• Where you have comments, link the intent in these comments back to what the code is actually doing; then trail it back to the items ‘Acceptance Criteria’ where appropriate. I have been rescued (as a developer, submitting my work for DT) countless times by those performing DT on my code, just by someone relaying to me that ‘what I thought my code was doing’ (based on my comments) doesn’t tie up to the actual functionality being offered up. This has led to me, of course, face-palming myself but being relieved that the gap in my intent, when checked off against my actual code, had been picked up by somebody in time to catch it before QA (or deployment, gulp!). State intent, then reap the rewards when mistakes you make are more rapidly picked up for rectification.
  • Be sure to look for the use of language constructs/keywords or syntactic-sugar that is not permissible on your baseline, minimum supported environment (i.e. older versions of SQL Server or .NET), if what you work on has this concept of course. This is sure to be something that will get picked up by QA causing bounce backs, or by your consumers later on if you’re not careful!
  • Keep a look out for code that could (or should) be shared or has been placed in a project/location that does not make logical sense. At a bare minimum, picking up on this sooner rather than later will keep your code base tidier, allow for ample opportunities to put great code in places to be leveraged as much as possible. In other cases, asking these kinds of questions can expose flaws and issues with the way a solution has been architected, which occasionally will steer you clear of tight spots later down the line.
  • Where shared code has been changed, look for instances whereby other applications/areas of the code base could be broken as a result of the changes. Recompile code to check for this as required. I had a bite on the bum by this recently :-?.
  • Keep up to date with any coding standards documents that should be adhered to and make sure the guidelines are followed (within reason of course; you’ll always find a scenario whereby a rule can, and should, be broken).
  • Really do consider writing and using Unit Tests wherever possible. They are a useful facet in the grand scheme of things (I believe at least) and they do carry weight when pitched up against visually checking code and application testing in general.
  • Last little nuggets, which I see from time to time. Look for objects constantly being created inside loops, heavy amounts of string concatenation not using the correct constructs (e.g. a StringBuilder in C#) or missed opportunities to create sub Stored Procedures in T-SQL (sectioning off code to gain performance boosts and obtain better execution plans). In fact, for T-SQL it can be a useful exercise to check the performance of non-trivial pieces of code yourself by changing how it’s structured, whilst obtaining the same results of course. You may or may not be able to increase performance along the way, but you’ll have far better comprehension of the code by the end regardless.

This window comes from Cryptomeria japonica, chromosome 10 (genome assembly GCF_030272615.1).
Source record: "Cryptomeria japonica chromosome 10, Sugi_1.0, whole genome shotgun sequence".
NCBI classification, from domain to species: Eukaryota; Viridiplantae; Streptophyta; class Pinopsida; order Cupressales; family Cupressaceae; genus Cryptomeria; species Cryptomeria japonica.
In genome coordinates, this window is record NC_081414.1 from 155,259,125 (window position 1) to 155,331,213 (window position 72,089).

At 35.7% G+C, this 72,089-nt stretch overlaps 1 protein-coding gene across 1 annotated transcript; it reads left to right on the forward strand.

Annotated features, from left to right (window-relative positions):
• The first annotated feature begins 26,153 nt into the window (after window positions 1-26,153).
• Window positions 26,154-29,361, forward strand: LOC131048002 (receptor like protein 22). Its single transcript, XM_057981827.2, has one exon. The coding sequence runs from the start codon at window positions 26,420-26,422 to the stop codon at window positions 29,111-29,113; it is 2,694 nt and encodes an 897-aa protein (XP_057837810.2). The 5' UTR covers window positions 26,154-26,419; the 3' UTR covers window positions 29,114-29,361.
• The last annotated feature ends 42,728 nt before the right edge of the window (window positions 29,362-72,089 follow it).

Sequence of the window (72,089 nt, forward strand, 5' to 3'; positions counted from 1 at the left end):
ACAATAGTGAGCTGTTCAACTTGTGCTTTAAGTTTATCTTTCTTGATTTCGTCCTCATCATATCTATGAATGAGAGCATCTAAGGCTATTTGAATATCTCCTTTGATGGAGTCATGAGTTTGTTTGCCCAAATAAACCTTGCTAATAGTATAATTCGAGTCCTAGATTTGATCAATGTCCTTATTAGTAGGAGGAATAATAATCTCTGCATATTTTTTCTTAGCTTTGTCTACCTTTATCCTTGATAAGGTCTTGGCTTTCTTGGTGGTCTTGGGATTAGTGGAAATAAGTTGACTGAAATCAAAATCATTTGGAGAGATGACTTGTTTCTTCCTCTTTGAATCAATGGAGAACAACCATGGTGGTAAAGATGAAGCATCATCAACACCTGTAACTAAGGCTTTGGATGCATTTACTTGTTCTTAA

Hopefully, this little snapshot from my bag o’ tricks is enough to get you started, or get the brain-juices flowing. Let me know what you think of these suggestions anyway; I’d really appreciate the opportunity to collate others general thoughts and get a collective consensus going.

Application Testing

Here is where I will defer the giving of advice to my beloved QA counterparts on this beautiful planet; this, of course, isn’t my area of expertise. My only opinion here is (developers will possibly hate me for stating it) that developers ‘should’ always perform application testing alongside a code review. In fact, I’m a keen advocate for developers being involved in performing QA on the odd occasion. I personally like doing this, provided I have a trusty QA on hand to assist me (thankfully, I work with the best one around ;-), so no worries there). The simple reasons for this are:

  • One way or the other, acquisition of Product Knowledge is going to be invaluable to you. It’s just as valuable to start using your products in anger as it is to analyse code for hours on end. The side-note here is that this is part of your overall ‘worth’ as a developer, so don’t neglect it.
  • At this stage, you get to think as the customer might. Ideas and thoughts you have at this stage, which direct more development or changes to the product, will be amongst some of the best (and most rewarding when it comes to getting that warm and fuzzy feeling!).
  • Urm…it’s embarrassing to say ‘oh yeah, that codes great, thumbs up!’ for it then to explode in someone else’s face on the first press of a button! Easily avoided by following the process through from end to end, no matter what.

Ok, I’ll have a go at channelling one QA thought. Ok, I got it, here’s one from a mysterious and wise QA guru:

Mysterious and wise guru here… a friendly reminder to developers…never, ever, test your items using only one record! The reason? Well, I’ll test it with more than one record and break it instantly!